Holiday travel exceeds Narita airport forecast
By Tsutomu Sakurai and Desmond Hutton
Bloomberg News Service
TOKYO Tokyo's main international airport at Narita reported that passenger numbers fell less than expected over the New Year's period, as Japanese travelers took advantage of cheap fares and long holidays to go abroad.
More than 1 million travelers entered and left Japan through Narita between Dec. 21 and Jan. 7, 14 percent fewer than in the same period a year earlier, the New Tokyo International Airport said in a statement. Outbound passengers numbered 505,000, down 16 percent from a year earlier, while the number entering the country declined 11 percent to 499,000.
"We had forecast a 19.2 percent (overall) fall, but the results were better than that," said airport spokeswoman Yumiko Abiru. "Travel agents have been offering cheap tour packages, and the way the New Year's holidays fell this year meant that there were 10 continuous days off."
The figures show Japan's travel industry may be drawing wary consumers back onto international flights with discount packages, even though the country's third recession in a decade will probably delay a sustained recovery. Fewer passengers are flying since the Sept. 11 attacks in the U.S. triggered security fears, and airlines have been trying to stem losses by reducing capacity, especially on flights to North America.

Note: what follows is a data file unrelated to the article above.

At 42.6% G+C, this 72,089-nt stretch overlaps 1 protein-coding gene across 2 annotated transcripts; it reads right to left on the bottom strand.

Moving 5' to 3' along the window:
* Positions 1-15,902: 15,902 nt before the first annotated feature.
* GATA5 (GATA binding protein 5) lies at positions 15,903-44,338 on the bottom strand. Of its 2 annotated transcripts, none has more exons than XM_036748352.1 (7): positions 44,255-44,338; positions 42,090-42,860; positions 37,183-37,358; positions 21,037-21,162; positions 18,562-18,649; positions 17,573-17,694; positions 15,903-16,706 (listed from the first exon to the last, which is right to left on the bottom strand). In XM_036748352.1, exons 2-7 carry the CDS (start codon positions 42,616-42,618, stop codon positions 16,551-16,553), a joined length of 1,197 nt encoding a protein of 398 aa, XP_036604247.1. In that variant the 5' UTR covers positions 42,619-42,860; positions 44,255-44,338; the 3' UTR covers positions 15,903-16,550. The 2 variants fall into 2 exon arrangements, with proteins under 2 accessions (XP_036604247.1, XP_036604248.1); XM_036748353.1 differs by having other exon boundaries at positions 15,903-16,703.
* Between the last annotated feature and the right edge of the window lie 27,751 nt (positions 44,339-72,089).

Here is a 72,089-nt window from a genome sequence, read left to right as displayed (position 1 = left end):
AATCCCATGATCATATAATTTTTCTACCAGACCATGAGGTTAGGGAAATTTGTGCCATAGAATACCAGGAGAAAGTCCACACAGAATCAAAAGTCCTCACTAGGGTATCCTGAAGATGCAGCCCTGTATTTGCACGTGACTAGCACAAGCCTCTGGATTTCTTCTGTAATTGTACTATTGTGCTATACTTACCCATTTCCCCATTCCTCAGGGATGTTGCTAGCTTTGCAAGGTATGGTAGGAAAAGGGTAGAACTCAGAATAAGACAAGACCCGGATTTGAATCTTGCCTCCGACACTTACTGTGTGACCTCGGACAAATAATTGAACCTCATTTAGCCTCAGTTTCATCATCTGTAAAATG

The total number of flights at Narita decreased 3.7 percent to 6,094, while the number of passenger flights decreased 4.8 percent to 5,311, the release said.
Japan Airlines Co., Asia's biggest carrier, said this month that it carried 15 percent fewer passengers than last year, or 292,984 people, on overseas routes operated by the group between Dec. 22 and Jan. 6.
All Nippon Airways Co., Asia's No. 2 carrier, said passenger numbers fell 23 percent to 74,541 in the same period. Japan Air System Co., the country's third-biggest carrier, reported a 7.6 percent gain in overseas travelers to 15,086.
Passenger numbers at Narita fell by a third in November from a year earlier, to 1.5 million. Figures for December will be released Jan. 31, Abiru said.
A quarterly survey released earlier this month by the Japan Association of Travel Agents showed a 4-point improvement in industry sentiment, expressed as a demand index, for the January to March period. The index stood at -96, compared with -100 three months earlier, when all the survey's respondents predicted falling demand over the quarter.
The association expects demand to remain "at the bottom of the range" during this quarter, improving later, it said in a Jan. 11 statement.